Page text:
Fifty-five percent of precincts in. Right now, the Democratic candidate Kathy Hochul in the lead at 48 percent, Jane Corwin, the Republican candidate, at 43 percent, and the Tea Party candidate, Jack Davis, at 8 percent. Again, this is with 55 percent of precincts reporting.
E.J., when you wrote about this special election you said that although the significance of any one of special election is almost overstated, you wrote, nonetheless, this race is a warning to Republicans about the potency of the Medicare issue.
Are Republicans going to hamstring all of their presidential contenders by making them say they would support this Paul Ryan plan to kill Medicare?
DIONNE: Well, you know, a lot of them have been cagey about this. They haven‘t gone as far as Newt Gingrich has. But they clearly don‘t want to support this plan. And you know, what‘s really striking about these results is 48 percent for Hochul, if that holds up, because the Republicans wanted to spin this—well, you have this third party candidate, Jack Davis. A number like that would be almost double the share that the Democrat got just last November in 2010.
And so, I think what you are seeing here is a party that‘s potentially very vulnerable in the 2012 elections and also the enthusiasm gap. We talked a lot about that in 2010, the right wing, Tea Party were mobilized. Progressives were asleep.
Well, guess what? Every Democrat in the House should write a thank you note to Paul Ryan tomorrow morning. He woke up the progressive base, and so do did Walker, so did Governor Kasich. Something is going on that this race, I think, actually does represent far more than just a nice district in Upstate New York.
MADDOW: Well, you know, but I feel like I have to be very cautious because you do not want to extrapolate more broadly than is warranted by a single race, and particularly a race that‘s only 55 percent reported at this point. But in a district that‘s got a 30,000 Republican vote advantage, you can‘t explain results like this, even partial results like this in part as you say, by enthusing the Democrats in the place, but you also have to attracting a lot of independents and even some Republicans.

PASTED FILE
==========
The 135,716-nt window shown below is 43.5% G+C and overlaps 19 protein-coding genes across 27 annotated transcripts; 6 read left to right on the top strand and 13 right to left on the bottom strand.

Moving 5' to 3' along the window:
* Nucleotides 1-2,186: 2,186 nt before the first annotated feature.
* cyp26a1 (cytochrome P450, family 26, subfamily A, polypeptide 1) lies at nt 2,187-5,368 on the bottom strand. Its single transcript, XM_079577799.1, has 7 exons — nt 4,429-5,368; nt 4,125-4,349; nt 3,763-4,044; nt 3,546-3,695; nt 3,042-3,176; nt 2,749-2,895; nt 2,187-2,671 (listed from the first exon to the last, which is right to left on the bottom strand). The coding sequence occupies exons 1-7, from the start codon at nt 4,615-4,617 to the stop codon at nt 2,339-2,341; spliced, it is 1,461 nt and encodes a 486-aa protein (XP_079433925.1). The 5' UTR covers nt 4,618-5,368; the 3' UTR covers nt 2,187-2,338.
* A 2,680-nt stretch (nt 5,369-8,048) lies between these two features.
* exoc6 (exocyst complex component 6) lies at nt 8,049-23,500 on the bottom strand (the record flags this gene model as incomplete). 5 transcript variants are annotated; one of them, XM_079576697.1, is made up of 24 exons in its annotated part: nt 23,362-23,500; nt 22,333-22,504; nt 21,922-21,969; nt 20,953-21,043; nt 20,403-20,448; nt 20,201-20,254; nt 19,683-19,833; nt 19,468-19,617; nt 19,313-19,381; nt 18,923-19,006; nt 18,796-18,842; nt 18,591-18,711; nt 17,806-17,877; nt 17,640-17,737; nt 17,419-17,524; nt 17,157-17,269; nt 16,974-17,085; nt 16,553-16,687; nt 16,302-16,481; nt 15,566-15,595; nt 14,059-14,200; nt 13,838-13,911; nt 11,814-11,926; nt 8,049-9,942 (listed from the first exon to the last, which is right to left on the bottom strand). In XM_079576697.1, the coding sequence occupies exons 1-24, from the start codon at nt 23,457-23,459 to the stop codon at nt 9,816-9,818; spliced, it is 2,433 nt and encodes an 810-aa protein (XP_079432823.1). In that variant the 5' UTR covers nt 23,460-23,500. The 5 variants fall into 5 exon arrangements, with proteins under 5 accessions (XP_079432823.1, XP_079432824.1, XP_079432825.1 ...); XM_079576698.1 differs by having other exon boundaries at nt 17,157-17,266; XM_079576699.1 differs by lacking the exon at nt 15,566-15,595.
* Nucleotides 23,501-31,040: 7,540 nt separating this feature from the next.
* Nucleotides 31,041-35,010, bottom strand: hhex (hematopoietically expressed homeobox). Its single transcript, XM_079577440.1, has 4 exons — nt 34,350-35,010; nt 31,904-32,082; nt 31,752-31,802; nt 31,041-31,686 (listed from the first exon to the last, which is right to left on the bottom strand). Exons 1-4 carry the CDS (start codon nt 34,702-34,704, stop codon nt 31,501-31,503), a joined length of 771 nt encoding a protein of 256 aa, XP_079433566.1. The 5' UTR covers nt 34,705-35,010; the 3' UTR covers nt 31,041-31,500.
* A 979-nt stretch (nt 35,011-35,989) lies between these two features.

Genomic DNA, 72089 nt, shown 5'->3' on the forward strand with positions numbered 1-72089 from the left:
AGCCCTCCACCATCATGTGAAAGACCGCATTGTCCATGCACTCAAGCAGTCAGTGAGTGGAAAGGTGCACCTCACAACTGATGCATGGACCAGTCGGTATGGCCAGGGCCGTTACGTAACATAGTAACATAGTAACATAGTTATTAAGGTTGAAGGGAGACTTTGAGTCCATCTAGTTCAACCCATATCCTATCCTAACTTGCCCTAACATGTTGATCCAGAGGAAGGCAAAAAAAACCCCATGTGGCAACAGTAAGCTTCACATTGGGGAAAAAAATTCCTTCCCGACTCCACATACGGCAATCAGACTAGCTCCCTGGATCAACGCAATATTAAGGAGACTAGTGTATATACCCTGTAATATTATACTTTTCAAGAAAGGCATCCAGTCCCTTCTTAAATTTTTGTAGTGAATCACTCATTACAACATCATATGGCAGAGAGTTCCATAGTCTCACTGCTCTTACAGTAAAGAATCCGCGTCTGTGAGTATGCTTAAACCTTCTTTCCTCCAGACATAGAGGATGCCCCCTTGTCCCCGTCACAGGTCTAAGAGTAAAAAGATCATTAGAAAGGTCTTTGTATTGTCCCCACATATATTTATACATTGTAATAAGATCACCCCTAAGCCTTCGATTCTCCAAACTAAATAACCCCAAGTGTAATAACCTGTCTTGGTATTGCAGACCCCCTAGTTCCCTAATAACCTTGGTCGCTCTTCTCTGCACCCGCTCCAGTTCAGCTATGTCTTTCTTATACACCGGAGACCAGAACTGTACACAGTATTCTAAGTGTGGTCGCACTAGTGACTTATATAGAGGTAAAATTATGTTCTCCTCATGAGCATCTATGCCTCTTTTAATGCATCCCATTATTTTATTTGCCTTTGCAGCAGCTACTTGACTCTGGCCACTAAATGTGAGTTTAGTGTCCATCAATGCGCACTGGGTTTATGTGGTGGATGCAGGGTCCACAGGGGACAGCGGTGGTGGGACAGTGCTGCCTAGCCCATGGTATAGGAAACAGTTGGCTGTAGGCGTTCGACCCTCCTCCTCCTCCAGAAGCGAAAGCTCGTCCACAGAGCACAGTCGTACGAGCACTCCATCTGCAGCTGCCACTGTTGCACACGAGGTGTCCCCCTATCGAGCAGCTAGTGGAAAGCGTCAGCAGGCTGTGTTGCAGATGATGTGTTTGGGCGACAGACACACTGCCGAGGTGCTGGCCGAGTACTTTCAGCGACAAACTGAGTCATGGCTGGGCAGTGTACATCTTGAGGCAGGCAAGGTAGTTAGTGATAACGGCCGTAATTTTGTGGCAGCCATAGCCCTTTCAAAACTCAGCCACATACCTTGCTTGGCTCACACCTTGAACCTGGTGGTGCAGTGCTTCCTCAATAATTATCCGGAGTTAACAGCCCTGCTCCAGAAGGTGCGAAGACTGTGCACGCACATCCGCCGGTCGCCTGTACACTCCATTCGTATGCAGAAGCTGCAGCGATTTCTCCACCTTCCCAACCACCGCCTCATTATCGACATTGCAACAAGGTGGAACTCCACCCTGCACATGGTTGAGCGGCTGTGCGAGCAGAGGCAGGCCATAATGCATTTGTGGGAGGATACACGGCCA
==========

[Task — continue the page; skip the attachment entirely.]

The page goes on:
And I wonder if the dramatic unpopularity of killing Medicare is eventually going to cause some sort of split or opportunity for moderate between Republican voters who are not happy with the prospect of killing off Medicare and a sort of Republican movement that demands their candidates take that stance.
DIONNE: Well you know, I think that in two weeks, there may be a new media conventional wisdom which is perhaps we have to take another look at Governor Huntsman. I think he‘s going to have his moment because he came in relatively late. He hasn‘t been forced through this orthodoxy blender yet. And he has a real chance to be—you know, there‘s a lot of room to be conservative but not that conservative on the Republican side.
So, I think this gives him an opening here. And yes, of course, you‘re right. We pundits love to over analyze special elections. But when you have a district like this, I mean, this would be like Barney Frank losing his seat the last time or Chris Van Hollen out in a very Democratic district where I live in Maryland. I mean, this is a really Republican area and Republicans are going to pay a lot of attention to this even if they try to downplay it publicly.
MADDOW: E.J. Dionne, columnist for “The Washington Post” and senior fellow at the Brookings Institution, making a grade point about Jon Huntsman also setting up the obvious rejoinder that Jon Huntsman said he would vote to kill Medicare.
DIONNE: I know. It‘s true.
MADDOW: This is going to be incredible.
E.J., thank you so much. Appreciate it.
DIONNE: Take care. Thank you.
MADDOW: We will be right back with further results from the New York 26.
MADDOW: We are following the special election results in New York 26 right now with 26 percent of precincts reporting, the Democratic candidate Kathy Hochul in the lead with 48 percent of the vote, the Republican candidate Jane Corwin, five points back at 43 percent, and the Tea Party candidate Jack Davis polling in single digits at 8 percent of the vote. Again, 61 percent of the precincts are in. We will be following this tonight and into Ed Schultz‘s show in the next hour as we await results in this unexpectedly close deep red district in New York 26.
We‘ll be right back.
MADDOW: The line of violent thunderstorms that saw a series of tornadoes touching down in the Oklahoma City area tonight, killing four people, injuring at least 60 more. That line of thunderstorms crossed state lines into Kansas. Yet another line of storms now moving through the Dallas/Fort Worth area of Texas. For more, we turn again to NBC News meteorologist Bill Karins.
Bill, what‘s the latest?
KARINS: Yes, we started the show talking about the line of storms heading for Dallas. Unfortunately, we‘re hearing now a report of a tornado was reported in the Dallas area, just to the north of the downtown region. Eagle Fort has reported a tornado that was rain wrapped. They saw power flashes because now it‘s dark. So, literally there are explosions going on. So, we know for a fact we had a tornado moving through the downtown Dallas area.